Following a report that Apple’s lease terms for its soon to open Grand Central store don’t include revenue sharing, New York’s State Comptroller is planning to launch an investigation into why the Mac and iPad maker received much better terms than the Metropolitan Transportation Authority’s other tenants.
New York officials want to know why Apple’s Grand Central lease is so sweet
The New York Post broke the story on Apple’s Grand Central Terminal lease on Wednesday. State Comptroller Thomas DiNapoli responded by saying, “The article in the New York Post about the MTA’s contract with Apple in Grand Central Terminal is a cause for concern. This is a prime property, and I intend to make sure that the MTA hasn’t given away the store.”
Officials are also questioning why Apple’s US$60 per square foot lease is so much lower than the $200 other tenants are paying.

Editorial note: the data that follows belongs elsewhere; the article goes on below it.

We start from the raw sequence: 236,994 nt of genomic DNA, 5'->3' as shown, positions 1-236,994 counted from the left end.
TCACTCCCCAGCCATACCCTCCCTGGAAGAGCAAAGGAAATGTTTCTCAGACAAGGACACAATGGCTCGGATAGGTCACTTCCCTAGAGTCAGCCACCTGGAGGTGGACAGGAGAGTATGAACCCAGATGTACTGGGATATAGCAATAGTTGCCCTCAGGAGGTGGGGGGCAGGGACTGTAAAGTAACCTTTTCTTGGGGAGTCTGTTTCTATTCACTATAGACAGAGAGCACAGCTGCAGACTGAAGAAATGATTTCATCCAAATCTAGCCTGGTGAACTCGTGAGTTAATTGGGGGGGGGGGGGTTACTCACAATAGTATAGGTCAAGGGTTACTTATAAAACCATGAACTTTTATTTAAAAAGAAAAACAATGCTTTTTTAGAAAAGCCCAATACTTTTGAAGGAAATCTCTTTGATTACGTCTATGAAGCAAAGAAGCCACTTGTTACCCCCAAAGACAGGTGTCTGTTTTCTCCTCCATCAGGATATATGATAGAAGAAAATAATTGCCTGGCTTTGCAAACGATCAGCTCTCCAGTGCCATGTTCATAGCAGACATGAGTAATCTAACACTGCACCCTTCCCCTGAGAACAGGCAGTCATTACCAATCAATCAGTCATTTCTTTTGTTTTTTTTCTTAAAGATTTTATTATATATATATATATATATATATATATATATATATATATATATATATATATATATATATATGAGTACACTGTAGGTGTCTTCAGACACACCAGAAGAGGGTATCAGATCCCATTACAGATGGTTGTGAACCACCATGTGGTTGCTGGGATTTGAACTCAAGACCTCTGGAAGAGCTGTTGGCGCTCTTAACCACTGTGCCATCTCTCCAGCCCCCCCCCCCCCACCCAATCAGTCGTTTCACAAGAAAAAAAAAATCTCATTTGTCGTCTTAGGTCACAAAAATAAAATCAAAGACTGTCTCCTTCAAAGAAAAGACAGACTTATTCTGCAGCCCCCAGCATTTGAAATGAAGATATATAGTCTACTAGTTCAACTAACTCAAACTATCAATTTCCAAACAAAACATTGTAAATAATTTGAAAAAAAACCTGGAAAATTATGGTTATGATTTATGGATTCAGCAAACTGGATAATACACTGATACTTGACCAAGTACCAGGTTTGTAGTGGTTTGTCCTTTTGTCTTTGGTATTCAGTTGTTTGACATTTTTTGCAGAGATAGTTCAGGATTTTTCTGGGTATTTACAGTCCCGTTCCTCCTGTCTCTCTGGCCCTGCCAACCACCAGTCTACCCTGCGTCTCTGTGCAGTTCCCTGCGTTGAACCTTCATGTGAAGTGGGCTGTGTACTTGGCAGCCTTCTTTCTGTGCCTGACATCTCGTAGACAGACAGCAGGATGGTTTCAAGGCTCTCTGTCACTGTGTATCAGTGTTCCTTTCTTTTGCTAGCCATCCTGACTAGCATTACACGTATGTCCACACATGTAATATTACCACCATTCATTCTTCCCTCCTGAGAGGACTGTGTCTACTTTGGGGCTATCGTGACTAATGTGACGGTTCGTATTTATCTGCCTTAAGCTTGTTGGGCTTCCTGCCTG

Apple struck a deal for the Grand Central Terminal location in July, landing 23,000 square feet of space for its new store. That makes the Grand Central location one of Apple’s largest stores in the world once it opens, behind London’s Regent Street location at 25,000 square feet, and Covent Garden at 24,000 square feet.
Apple had previously been rumored to be opening the Grand Central store in time for Black Friday, but Thanksgiving came and went without any announcement. Assuming Apple does open the store next weekend, it’ll still have two weeks to sell iPads, iPhones and Macs ahead of the Christmas holiday.
MTA spokesperson Aaron Donovan said it was proactively working to increase revenue, and managed to quadruple the rent for the space Apple is using. “[Apple is] effectively paying $180 per square foot over the 10 years of the lease, almost ten times the previous tenant,” he said.